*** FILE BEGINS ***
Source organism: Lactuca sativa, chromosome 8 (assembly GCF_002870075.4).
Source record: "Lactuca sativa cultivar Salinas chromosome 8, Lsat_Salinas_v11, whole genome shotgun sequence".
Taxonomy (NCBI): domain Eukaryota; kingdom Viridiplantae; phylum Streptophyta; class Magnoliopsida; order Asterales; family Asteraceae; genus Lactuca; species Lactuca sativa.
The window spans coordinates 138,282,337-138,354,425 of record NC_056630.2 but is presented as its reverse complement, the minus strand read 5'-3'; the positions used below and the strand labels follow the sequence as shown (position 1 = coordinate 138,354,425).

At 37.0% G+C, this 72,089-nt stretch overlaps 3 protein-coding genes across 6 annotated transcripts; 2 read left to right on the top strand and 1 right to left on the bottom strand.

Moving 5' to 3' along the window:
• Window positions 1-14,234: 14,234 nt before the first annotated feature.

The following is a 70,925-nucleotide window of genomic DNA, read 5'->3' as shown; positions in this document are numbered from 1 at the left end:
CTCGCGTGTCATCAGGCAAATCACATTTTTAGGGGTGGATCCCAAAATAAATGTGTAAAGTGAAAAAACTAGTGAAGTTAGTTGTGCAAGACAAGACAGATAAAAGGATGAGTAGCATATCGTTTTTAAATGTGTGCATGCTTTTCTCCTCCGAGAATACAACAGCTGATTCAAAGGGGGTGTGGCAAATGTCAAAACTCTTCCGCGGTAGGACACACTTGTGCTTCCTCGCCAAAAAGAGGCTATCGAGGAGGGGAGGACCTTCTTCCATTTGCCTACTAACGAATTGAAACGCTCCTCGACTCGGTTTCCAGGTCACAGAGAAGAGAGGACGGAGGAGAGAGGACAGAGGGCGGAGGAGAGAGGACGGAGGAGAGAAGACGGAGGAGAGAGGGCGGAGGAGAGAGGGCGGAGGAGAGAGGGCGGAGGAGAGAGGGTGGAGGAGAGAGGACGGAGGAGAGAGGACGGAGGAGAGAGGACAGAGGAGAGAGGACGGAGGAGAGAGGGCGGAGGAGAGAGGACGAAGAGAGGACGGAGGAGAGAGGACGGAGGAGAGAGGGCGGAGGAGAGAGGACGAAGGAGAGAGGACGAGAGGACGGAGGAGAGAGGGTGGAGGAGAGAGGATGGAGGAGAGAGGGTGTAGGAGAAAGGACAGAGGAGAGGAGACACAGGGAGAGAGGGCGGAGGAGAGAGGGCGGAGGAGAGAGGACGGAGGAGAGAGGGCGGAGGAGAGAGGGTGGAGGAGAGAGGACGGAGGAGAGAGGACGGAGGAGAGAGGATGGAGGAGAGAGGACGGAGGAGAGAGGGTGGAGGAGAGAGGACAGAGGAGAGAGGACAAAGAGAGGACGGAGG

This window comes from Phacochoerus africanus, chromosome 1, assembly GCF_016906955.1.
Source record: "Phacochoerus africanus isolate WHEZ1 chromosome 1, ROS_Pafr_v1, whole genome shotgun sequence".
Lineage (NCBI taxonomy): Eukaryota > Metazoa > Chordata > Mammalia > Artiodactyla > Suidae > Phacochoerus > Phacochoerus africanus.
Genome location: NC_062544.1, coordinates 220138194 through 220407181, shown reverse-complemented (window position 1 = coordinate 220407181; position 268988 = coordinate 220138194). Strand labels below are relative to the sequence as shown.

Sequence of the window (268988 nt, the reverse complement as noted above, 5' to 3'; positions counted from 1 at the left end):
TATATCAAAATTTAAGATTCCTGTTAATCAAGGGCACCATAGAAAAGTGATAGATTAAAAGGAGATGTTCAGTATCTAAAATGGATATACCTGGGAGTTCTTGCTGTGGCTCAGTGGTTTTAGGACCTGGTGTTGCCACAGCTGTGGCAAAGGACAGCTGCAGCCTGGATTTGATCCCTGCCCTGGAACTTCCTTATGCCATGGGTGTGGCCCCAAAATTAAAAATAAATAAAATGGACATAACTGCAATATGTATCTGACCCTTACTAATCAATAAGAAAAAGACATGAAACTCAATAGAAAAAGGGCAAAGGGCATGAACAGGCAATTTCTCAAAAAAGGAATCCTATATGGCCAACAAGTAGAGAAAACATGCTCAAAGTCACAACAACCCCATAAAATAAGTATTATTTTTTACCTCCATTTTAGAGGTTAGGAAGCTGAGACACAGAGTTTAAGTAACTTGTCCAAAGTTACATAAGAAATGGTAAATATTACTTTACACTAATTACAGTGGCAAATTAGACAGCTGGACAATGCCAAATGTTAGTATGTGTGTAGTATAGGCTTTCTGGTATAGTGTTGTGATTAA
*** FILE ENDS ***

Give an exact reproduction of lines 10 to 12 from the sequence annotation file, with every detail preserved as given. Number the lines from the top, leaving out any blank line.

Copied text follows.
This window comes from Phacochoerus africanus, chromosome 1, assembly GCF_016906955.1.
Source record: "Phacochoerus africanus isolate WHEZ1 chromosome 1, ROS_Pafr_v1, whole genome shotgun sequence".
Lineage (NCBI taxonomy): Eukaryota > Metazoa > Chordata > Mammalia > Artiodactyla > Suidae > Phacochoerus > Phacochoerus africanus.